County dips toe into water over flooding cost website

County dips toe into water over flooding cost website

County dips toe into water over flooding cost website

First published in News Banbury Cake: Photograph of the Author by

A NEW trial has been launched to calculate how much money the flooding has cost Oxfordshire.

The initial estimate by the county council is that costs from flooding over the past two weeks will run into hundreds of thousands of pounds.

But a spokesman said it was too early to give a specific amount.

A new online portal, called the Severe Weather Impact Monitoring System (SWIMS), launched by Kent County Council, is being trialled for the first time by Oxfordshire County Council in the wake of the floods.

County council officer Nick King presented a report about the portal at a meeting of Oxfordshire Environment Partnership at South Oxfordshire District Council offices yesterday.

He said: “We are actually spending about £700,000 a year on the impact of heavy rain. SWIMS is a website portal on which information can be entered when there has been an event like flooding to tot up the costs.

“It is about collecting the long term information so it can be used to support more investment in things like flood defences.”

County councillor David Nimmo-Smith, cabinet member for environment, said after a significant trial period it will be reviewed before a decision it made whether to adopt it.

He said they expected to publish the results on the county council website after the trial ends in March.

Meanwhile communities are being urged to form Community Action Groups (CAG) to set up action plans to combat flooding.

Mr King added: “It seems natural that those affected by flooding should want to get involved.”

Chairman of Oxford Flood Alliance Peter Rawcliffe said: “I think it is a very good idea – we can’t expect the county council to be everywhere and local people know their own areas far better.”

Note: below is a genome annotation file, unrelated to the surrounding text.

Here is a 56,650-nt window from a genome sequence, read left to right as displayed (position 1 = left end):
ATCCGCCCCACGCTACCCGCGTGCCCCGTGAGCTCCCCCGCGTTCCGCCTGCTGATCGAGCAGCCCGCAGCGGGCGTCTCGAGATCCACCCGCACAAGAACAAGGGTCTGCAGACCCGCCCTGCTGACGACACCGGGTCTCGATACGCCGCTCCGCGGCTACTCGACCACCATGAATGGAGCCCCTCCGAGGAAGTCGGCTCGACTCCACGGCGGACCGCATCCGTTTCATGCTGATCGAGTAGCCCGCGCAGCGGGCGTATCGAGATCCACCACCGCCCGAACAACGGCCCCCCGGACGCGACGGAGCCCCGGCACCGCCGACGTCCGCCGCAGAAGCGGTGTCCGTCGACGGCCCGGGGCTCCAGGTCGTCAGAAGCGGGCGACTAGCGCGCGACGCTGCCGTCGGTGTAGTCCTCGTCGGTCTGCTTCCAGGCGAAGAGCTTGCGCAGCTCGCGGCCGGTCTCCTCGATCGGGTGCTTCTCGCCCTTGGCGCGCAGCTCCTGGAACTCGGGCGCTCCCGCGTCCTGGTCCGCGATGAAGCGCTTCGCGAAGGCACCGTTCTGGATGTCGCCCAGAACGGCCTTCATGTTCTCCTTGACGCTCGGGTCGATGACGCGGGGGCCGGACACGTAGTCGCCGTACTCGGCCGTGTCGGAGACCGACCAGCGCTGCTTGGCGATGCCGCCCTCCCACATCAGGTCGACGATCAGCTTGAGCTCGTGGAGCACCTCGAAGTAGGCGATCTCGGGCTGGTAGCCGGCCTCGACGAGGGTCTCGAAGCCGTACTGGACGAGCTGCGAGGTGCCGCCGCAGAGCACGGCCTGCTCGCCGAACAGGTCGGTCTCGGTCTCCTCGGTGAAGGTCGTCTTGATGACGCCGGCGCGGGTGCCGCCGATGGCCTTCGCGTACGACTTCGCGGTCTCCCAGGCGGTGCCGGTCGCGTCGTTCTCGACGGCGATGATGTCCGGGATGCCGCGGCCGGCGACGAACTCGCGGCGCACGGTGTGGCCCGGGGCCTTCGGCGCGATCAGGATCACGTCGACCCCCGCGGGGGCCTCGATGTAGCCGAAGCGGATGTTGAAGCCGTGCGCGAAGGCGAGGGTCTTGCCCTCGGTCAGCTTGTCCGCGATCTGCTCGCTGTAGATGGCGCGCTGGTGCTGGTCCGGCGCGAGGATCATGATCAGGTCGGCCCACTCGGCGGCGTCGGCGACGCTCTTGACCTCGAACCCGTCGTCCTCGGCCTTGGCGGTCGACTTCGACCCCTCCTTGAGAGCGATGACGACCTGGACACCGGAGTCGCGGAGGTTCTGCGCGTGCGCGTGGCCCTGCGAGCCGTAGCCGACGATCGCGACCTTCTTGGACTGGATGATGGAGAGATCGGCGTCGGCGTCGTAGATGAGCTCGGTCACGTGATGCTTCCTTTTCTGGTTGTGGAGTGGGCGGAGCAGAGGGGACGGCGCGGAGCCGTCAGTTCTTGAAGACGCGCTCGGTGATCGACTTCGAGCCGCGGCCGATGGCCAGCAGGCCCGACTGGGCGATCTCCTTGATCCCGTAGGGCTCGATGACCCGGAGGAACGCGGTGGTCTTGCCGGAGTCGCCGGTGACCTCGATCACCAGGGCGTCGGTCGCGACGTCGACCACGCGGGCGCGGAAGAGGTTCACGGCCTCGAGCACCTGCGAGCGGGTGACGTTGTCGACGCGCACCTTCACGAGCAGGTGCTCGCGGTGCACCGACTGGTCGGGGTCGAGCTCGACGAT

Related links

Nominate your heroes

PEOPLE across Oxfordshire have suffered as a result of the recent
flooding. And we would now like you to nominate your flood heroes so we can feature them in the Oxford Mail.
They could be council officials who have spent hours standing in the cold to pump water away from properties.
Or they could be neighbours and community leaders who have made a special effort to help out.
You can nominate your hero at oxfordmail.co.uk/news/floodhero or by post to Flood Hero, Oxford Mail, Osney Mead, Oxford, OX2 0EJ with the nominated person’s details, why you are nominating them and your contact details.

Comments (1)

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12:04pm Sun 19 Jan 14

Myron Blatz says...

What's the point in spending public money on flood control and repairing damage, when local councils and their respective 'planning authorities' keep on ignoring the known, proven and very real impact and effect of building on flood plains and clay vales such as in Oxfordshire and the Thames Valley region? It's not just about rivers and streams, but also about building on clay - which creates a natural barrier to rainwater going anywhere, once the topsoil is saturated. Nor is making more developments 'flood friendly' with more garden space and green areas, if built upon clay subsoils. we used to have farmland called 'water meadows' - which wasn't just a nice name for another chic and 'exclusive' housing development, but indicated that the land would flood in times of heavy rain, and when rivers and streams would overflow their banks - into and onto the water meadows. Global warming and changing weather patterns have an impact - but so does the greed and gross stupidity of developers buying cheap land, and planning authorities lacking foresight or professional competence.
What's the point in spending public money on flood control and repairing damage, when local councils and their respective 'planning authorities' keep on ignoring the known, proven and very real impact and effect of building on flood plains and clay vales such as in Oxfordshire and the Thames Valley region? It's not just about rivers and streams, but also about building on clay - which creates a natural barrier to rainwater going anywhere, once the topsoil is saturated. Nor is making more developments 'flood friendly' with more garden space and green areas, if built upon clay subsoils. we used to have farmland called 'water meadows' - which wasn't just a nice name for another chic and 'exclusive' housing development, but indicated that the land would flood in times of heavy rain, and when rivers and streams would overflow their banks - into and onto the water meadows. Global warming and changing weather patterns have an impact - but so does the greed and gross stupidity of developers buying cheap land, and planning authorities lacking foresight or professional competence. Myron Blatz
  • Score: -116

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